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Mail Tribune 100, Jan. 18, 1922

The following news items were drawn from the archives of the Mail Tribune 100 years ago

Jan. 18, 1922


Two losing experiences with the gentler sex have just about convinced Carl Anderson, Medford farmer, that he should resign himself to confirmed bachelorhood.

It was two weeks ago that Anderson came to Portland with a Miss Nan White for the purpose of getting married. He had wooed and won the girl after she had advertised in a Medford newspaper for a husband. She told him she had a big cattle ranch in Montana and he though he was “sitting pretty.”

What transpired after he and the pretty Nan arrived in Portland is all bitter history to Carl. She led him into a Portland department store, where she got his wallet, containing $680 and left for parts unknown. She is still among those absent.

But instead of returning to Medford and the old job on the farm, Carl got funds in some unknown manner and began to drown his sorrows via the moonshine bowl.

It was Sunday night that he got well “gowed” up and went into a cafeteria looking for a good time. At a nearby table sat two attractive girls. Carl started a flirtation. The girls, apparently, were willing to step out a bit.

In order to convince them he could furnish them a good time, Carl pulled out a $100 bill and laid it on the table beside him. The girls became greatly interested. They sidled up to his table to get a better basis of friendship.

When Carl turned his head a moment, one of the girls snatched up the $100 bill and both ran. Carl gave chase, but his legs were a bit unsteady from too much moonshine. He broke through a glass door and tore it down in the chase for the two girls, but after a chase down the street he managed to catch one of them. But he then let her talk him out of calling the police. He permitted her to go with the money.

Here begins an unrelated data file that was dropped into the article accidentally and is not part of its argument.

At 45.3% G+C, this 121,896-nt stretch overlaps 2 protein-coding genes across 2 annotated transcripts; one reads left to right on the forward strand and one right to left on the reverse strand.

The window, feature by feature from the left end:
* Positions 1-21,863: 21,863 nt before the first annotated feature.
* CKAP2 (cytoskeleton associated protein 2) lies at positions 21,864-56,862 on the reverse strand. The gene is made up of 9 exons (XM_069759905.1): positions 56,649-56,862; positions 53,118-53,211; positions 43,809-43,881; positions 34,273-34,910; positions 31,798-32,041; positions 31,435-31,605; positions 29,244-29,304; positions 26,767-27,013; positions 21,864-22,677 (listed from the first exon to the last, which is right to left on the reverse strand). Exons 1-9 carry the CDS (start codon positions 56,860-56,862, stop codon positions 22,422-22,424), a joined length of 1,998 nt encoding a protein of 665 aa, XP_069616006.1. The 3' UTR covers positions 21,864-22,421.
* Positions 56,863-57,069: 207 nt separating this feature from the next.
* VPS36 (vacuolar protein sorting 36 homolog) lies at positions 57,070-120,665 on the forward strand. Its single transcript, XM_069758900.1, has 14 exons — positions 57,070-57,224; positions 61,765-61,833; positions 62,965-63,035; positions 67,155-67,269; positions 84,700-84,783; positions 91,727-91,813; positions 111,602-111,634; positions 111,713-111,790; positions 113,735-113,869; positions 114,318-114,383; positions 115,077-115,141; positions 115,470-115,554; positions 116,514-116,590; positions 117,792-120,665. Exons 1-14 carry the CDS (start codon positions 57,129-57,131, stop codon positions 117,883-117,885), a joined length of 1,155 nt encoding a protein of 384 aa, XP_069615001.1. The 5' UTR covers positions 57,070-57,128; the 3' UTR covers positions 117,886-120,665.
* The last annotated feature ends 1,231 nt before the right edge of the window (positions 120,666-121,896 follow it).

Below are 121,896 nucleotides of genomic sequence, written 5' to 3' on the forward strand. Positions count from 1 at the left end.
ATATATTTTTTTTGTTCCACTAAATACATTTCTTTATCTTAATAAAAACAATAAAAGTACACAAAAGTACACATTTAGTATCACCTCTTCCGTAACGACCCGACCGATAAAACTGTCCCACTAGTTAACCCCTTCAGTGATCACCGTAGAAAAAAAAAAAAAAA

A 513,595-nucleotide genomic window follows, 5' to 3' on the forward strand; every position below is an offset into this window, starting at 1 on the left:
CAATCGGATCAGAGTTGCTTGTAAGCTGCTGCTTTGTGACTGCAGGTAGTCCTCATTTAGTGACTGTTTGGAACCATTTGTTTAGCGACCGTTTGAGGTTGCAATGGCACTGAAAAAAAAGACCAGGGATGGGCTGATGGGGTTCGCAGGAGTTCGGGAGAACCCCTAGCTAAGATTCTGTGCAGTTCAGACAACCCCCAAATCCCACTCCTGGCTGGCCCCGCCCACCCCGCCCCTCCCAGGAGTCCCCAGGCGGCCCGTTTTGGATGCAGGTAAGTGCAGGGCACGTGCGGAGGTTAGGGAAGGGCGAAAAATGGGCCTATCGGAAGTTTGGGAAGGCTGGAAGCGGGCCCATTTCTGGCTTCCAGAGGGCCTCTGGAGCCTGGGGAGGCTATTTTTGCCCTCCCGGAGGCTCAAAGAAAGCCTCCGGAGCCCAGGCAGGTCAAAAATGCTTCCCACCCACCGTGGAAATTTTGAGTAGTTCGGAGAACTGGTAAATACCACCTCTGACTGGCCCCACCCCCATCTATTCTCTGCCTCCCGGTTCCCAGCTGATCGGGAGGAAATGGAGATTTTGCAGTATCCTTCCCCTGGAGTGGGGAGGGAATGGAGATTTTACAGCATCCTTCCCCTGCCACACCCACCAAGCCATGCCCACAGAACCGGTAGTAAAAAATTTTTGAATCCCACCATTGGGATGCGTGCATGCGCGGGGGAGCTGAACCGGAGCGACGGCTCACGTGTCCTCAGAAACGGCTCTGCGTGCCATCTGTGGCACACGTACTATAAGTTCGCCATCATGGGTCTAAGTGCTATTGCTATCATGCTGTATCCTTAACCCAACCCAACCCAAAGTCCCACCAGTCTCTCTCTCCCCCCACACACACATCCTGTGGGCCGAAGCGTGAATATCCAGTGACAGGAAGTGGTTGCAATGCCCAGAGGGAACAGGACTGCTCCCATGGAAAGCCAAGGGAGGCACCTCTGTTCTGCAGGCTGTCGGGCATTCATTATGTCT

The restaurant management called the police and had Anderson arrested on a charge of disorderly conduct. In police court he gave the name of Eric Peterson, but Deputy District Attorney Mowry recognized him as the Medford swain who had complained of the loss of a bride-to-be and $680. In fact, Anderson wanted the county prosecutor to represent him as his attorney in police court.

In view of Anderson’s recent unfortunate and costly experiences with women, Judge Rossman permitted him to go his way with a $5 fine. He still had $21 left. — Portland Oregonian.


There has been so many calls for the gummed paper dress forms, that the Home Demonstration agent has planned two or three dress form days for Medford women. These days will be the last two days of January or first part of February. The plan is to train leaders in making the dress form. Any woman in Medford who wishes a dress form should phone the Home Demonstration agent, Florence Pool, office phone 920, before the 25th of January and find out about this school. These dress forms are inexpensive, average cost about a dollar. This school will be the only school for dress forms that we will hold in Medford until late in the summer.

If the Home Demonstration agent is not in the office when you phone, give your message and name and phone number to the one who answers the phone.

— Alissa Corman; acorman@rosebudmedia.com